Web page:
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localzuk

Re: fine with it.

The problem isn't with the technology - it never is. The problem is with overreach. Police will find more excuses to fingerprint people - usually following their biases (which time and time again come out to show the police are institutionally racist).

It also allows the police to use this same tech for further uses in the future - registering finger prints, etc...

Being taken to a police station affords you the right to legal representation - something you don't have on the street.

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Military techie mangled minicomputer under nose of scary sergeant

localzuk

Re: Shome mishtake surely?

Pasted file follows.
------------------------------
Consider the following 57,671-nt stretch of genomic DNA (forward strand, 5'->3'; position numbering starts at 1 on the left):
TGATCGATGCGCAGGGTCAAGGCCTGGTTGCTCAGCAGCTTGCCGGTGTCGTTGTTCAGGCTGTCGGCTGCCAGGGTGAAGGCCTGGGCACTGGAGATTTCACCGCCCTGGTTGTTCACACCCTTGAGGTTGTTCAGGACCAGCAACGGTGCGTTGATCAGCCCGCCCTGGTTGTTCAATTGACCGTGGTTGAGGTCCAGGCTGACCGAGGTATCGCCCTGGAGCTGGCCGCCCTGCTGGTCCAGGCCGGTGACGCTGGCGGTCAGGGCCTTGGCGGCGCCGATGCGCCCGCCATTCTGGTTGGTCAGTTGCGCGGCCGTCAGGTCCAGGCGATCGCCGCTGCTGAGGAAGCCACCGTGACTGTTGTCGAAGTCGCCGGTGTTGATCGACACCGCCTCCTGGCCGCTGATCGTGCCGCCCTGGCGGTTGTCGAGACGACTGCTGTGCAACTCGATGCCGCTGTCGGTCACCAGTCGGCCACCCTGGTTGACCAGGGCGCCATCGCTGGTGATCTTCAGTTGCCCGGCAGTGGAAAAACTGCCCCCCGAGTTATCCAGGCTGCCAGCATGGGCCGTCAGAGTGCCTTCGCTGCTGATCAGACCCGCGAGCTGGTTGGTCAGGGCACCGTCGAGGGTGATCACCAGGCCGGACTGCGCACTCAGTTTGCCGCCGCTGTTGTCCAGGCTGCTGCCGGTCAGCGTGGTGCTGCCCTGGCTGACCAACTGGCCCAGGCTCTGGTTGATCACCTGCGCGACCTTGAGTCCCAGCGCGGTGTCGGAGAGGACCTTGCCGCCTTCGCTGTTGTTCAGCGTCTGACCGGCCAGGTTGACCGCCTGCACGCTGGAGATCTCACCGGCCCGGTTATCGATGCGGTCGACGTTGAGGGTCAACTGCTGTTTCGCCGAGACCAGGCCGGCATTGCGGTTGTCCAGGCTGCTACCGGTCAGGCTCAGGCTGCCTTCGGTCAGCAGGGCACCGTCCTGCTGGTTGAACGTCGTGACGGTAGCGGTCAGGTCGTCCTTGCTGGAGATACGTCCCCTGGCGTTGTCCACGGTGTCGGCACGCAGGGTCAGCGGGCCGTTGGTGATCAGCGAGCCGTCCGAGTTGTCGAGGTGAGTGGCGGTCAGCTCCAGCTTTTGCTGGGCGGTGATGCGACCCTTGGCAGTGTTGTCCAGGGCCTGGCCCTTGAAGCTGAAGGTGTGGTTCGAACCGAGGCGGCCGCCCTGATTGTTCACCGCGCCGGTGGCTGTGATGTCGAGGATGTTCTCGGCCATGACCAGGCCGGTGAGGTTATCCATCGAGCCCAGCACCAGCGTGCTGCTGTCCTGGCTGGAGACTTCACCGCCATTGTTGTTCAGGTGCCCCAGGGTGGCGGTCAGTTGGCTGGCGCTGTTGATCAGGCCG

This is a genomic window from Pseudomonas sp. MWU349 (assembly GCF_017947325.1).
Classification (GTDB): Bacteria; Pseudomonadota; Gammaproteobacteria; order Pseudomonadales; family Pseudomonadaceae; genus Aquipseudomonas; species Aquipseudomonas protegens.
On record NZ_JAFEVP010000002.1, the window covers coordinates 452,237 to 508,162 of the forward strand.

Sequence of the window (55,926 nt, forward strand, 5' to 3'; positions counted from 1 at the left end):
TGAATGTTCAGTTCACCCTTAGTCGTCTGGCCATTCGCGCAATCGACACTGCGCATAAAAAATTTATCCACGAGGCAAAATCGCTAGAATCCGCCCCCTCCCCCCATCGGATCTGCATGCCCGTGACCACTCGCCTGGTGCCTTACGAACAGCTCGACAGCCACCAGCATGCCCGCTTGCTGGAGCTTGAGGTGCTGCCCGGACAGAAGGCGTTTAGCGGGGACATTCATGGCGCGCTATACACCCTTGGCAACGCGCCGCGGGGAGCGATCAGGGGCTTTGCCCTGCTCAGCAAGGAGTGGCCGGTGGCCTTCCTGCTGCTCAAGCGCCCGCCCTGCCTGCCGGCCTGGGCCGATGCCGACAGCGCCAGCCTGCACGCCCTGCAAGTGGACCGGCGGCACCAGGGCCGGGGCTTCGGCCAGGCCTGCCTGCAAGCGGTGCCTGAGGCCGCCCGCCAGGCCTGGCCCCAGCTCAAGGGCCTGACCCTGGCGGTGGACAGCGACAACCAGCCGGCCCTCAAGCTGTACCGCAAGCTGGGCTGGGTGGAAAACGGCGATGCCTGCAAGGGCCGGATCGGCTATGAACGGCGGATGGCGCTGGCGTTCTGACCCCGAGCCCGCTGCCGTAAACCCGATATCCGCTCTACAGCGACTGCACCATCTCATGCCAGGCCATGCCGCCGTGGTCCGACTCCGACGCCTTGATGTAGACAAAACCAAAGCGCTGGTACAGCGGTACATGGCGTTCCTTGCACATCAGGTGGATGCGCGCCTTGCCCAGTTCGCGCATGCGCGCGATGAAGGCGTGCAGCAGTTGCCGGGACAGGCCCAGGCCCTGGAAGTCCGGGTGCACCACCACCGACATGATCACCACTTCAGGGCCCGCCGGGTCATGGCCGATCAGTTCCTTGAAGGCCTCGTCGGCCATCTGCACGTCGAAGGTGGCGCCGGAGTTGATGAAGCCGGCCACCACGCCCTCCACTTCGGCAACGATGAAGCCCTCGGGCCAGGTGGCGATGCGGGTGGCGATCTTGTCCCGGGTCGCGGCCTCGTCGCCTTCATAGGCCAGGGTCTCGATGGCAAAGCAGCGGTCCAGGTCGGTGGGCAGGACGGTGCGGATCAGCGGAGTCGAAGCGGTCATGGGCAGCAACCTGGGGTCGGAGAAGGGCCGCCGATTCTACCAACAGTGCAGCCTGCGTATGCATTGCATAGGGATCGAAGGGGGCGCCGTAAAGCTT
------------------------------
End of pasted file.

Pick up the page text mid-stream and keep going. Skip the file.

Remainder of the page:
You can get a Quadra/Centris 650 on ebay for less than $100.

Loved the Quadra line. Was a great computer when I was growing up.

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Biker nerfed by robo Chevy in San Francisco now lobs sueball at GM

localzuk

"Regardless of who's legally in the right or wrong, a self driving car hitting another vehicle is a problem."

Problem is, in this case, the self driving car ended up with 2 choices - 1. drive into the minivan that slowed in the other lane, completing the lane change maneuver, or 2. return to its original spot, which someone had illegally ridden into.

From any point of view I can tell, this seems clear cut - the software did the right thing... You can't always prevent an accident, but you can choose which accident to have.

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Look on the bright side, Pebble fans. At least your gizmo will work long enough for you to get beach body ready

localzuk

Re: Oddly enough...

You are comparing apples to oranges there. Sure, mechanical items can last years, with the right maintenance. But they don't offer the functionality that modern computerised devices do.